A freshly picked garden tomato is undeniably delicious, but time in the fridge can make it mushy and bland-tasting. According to the Academy of Nutrition and Dietetics, tomatoes shouldn't be stored in the fridge. Instead, store at room temperature to preserve their flavour.

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carrotsMartina Rigoli/Getty Images

Store cut carrots, celery, and, asparagus in water

Peanut butter on a crunchy stalk of celery is a snack that has stood the test of time (especially if you put raisins atop the peanut butter), but limp celery—not so much. Storing it in plastic is a no-no. The ethylene gas it produces has nowhere to go. Wrap the celery tightly in foil and after each use, re-wrap it snug. Or if you want grab-n-go celery, cut it up into sticks and submerge them in water in an airtight container. The same water bath works for cut-up carrot sticks and asparagus. Keep the rubber bands around the stems and cut off the fibrous ends. They are pretty tough and not tasty anyway. Place them in a tall drinking glass with enough water to cover an inch of asparagus.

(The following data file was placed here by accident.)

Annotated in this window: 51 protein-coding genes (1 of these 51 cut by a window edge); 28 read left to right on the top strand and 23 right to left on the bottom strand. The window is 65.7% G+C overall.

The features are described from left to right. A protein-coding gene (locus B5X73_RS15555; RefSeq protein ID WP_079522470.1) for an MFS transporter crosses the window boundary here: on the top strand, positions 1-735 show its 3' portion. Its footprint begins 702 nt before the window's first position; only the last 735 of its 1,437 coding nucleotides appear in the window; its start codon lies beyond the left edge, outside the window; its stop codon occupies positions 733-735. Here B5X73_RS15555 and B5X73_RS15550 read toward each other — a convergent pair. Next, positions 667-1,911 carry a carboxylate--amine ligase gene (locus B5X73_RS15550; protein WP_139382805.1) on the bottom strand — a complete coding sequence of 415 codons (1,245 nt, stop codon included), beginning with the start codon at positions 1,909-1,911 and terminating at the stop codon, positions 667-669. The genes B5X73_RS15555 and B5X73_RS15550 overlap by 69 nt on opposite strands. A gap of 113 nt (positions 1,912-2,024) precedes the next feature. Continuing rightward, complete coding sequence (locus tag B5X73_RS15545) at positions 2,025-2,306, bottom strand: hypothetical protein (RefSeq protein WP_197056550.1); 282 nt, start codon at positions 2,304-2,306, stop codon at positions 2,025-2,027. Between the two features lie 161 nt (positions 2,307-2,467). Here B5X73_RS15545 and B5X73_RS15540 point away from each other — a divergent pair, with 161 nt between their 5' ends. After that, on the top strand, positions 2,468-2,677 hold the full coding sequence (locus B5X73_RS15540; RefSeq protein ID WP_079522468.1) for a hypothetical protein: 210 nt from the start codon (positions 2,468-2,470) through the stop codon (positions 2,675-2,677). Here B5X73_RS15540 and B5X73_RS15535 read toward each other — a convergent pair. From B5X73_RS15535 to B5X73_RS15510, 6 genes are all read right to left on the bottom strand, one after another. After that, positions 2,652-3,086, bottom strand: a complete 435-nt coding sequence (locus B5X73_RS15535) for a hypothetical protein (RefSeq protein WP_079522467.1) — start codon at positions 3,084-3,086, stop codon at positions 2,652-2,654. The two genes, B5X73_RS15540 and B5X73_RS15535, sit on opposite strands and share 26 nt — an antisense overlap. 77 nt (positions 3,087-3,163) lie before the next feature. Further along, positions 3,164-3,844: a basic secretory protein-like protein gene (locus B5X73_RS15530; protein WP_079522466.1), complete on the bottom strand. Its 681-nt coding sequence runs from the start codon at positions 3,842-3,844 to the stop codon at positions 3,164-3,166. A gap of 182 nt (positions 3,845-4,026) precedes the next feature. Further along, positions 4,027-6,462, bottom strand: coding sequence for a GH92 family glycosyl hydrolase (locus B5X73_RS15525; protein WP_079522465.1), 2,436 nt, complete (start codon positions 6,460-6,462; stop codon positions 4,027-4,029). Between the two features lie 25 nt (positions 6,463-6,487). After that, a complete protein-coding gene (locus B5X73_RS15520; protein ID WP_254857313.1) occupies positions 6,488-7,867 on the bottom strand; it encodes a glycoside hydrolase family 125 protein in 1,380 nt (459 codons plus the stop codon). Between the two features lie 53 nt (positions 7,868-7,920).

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ears of sweet corn on the cobBRETT STEVENS/Getty Images

Store corn in the front of the fridge

The best way to enjoy this sweetheart of summer is to eat it fresh for maximum sweetness. If you must store it for a short time, you can place it in the fridge. "Keep ears cool in your refrigerator with the husks on to keep in moisture," says Tomlin. Don't wrap the corn in a plastic or paper bag. If possible, store them toward the front of the fridge where it's slightly warmer. "Corn will dry out and get starchy if it's kept too cold because there's not enough humidity to keep the kernel plump," says Tomlin.

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Originally Published on The Healthy